Obesity, heart disease, and high blood pressure (hypertension) are all related, but understanding the molecular pathways that underlie cause and effect is complicated.
A new University of Iowa study identifies a protein within certain brain cells as a communications hub for controlling blood pressure, and suggests that abnormal activation of this protein may be a mechanism that links cardiovascular disease and obesity to elevated blood pressure.
"Cardiovascular diseases are the leading cause of death worldwide, and hypertension is a major cardiovascular risk factor," says Kamal Rahmouni, Ph.D., UI associate professor of pharmacology and internal medicine, and senior study author. "Our study identifies the protein called mTORC1 in the hypothalamus as a key player in the control of blood pressure. Targeting mTORC1 pathways may, therefore, be a promising strategy for the management of cardiovascular risk factors."
The hypothalamus is a small region of the brain that is responsible for maintaining normal function for numerous bodily processes, including blood pressure, body temperature, and glucose levels. Signaling of mTORC1 protein in the hypothalamus has previously been shown to affect food intake and body weight.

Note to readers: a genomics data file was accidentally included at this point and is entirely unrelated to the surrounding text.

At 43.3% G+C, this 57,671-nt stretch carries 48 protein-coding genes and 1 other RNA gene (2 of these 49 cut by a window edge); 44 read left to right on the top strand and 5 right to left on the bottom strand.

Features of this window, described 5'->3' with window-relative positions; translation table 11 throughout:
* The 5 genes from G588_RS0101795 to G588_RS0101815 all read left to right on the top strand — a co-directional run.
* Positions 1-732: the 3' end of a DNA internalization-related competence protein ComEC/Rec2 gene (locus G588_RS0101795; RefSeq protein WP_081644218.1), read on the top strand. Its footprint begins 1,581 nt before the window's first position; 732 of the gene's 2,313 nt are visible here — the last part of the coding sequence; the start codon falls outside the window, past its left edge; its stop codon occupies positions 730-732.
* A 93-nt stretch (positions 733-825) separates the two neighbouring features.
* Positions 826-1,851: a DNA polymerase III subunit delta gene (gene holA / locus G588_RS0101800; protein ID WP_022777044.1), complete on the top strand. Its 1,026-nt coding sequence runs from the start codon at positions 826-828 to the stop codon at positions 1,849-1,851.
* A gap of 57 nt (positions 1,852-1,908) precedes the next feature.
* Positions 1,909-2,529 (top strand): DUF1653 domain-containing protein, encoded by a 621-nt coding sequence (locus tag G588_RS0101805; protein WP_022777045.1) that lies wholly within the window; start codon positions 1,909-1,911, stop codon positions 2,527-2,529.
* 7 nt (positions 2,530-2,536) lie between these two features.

The new study, which was published April 2 in the journal Cell Metabolism, shows that the mTORC1 protein is activated by small molecules and hormones that are associated with obesity and cardiovascular disease, and this activation leads to dramatic increases in blood pressure.
Leucine is an amino acid that we get from food, which is known to activate mTORC1. The UI researchers showed that activating mTORC1 in rat brains with leucine increased activity in the nerves that connect the brain to the kidney, an important organ in blood pressure control. The increased nerve activity was accompanied by a rise in blood pressure. Conversely, blocking this mTORC1 activation significantly blunted leucine's blood
|Contact: Jennifer Brown|
University of Iowa Health Care